Christof Roos, Natascha Zaun
Journal of Ethnic and Migration Studies, 42 (10), 2016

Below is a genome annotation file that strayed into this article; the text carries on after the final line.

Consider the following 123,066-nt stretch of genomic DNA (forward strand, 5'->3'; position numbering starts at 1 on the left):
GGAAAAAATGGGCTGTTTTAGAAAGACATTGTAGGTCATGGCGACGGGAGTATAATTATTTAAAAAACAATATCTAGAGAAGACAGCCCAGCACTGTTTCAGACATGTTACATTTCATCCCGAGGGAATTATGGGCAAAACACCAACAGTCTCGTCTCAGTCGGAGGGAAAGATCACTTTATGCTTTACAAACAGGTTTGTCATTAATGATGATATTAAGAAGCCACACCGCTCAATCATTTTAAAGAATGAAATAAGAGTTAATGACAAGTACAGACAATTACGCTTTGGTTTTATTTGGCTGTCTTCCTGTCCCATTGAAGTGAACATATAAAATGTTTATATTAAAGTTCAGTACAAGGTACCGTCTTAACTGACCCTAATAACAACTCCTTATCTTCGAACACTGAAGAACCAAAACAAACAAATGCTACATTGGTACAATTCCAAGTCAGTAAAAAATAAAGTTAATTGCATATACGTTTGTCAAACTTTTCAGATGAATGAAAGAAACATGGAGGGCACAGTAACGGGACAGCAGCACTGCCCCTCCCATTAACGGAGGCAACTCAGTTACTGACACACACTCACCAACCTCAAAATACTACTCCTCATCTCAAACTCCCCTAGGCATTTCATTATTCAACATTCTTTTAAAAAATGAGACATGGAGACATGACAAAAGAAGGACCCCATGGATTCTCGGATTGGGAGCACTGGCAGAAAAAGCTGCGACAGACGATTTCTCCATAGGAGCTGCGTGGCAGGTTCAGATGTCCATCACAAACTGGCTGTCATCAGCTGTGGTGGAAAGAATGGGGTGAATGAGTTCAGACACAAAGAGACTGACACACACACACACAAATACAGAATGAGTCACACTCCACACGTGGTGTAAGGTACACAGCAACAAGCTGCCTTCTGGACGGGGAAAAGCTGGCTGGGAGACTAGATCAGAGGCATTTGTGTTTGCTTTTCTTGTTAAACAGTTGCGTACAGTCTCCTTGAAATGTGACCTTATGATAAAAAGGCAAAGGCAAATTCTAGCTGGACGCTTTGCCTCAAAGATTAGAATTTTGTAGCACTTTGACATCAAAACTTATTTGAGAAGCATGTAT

The current global economic crisis has resulted in the strongest recession in the Organisation for Economic Cooperation and Development (OECD) countries since the Great Depression in the early 1930s and the 1970s oil shocks. This special issue sets out to explore how the most recent economic crisis impacted immigration and immigrationrelated policy in the U.S. and in European countries that are part of the OECD. The crisis of the late 2000s was offset by the collapse of the subprime U.S. housing market, destabilising the financial system and leading to a sovereign debt crisis. The shock was marked by a ‘sudden […] deterioration of most, or all, key macroeconomic indicators’ such as the gross domestic product (GDP) growth, the unemployment rate, the level of inflation, and the public debt (Starke, Kaasch, and van Hooren 2013, 5). The GDP in OECD countries shrank by 3.49% in 2009, whereas it previously had grown by around 2–3% annually. Additionally, the unemployment rate in the OECD rose from 5.9% of the total labour force in 2008 to more than 8% in 2009 and subsequent years. During that time, the youth unemployment rate in the European Union (EU), the number of unemployed 15–24 year olds, increased steeply from 15 to more than 20%. In countries that were heavily affected by the crisis such as Greece and Spain youth unemployment rose from 20 to over 50% between 2008 and 2012 (OECD 2016). This resulted in a decline in demand for labour force. Common wisdom holds that economic recessions and high unemployment have an impact on the decisions of migrants to move, as well as on governments to consider restrictions in immigration policy. Yet, empirical findings on the crisis–migration nexus are sometimes contradictory and while some find a clear causal link between the crisis and changes in migration patterns and policies, others refute its existence.
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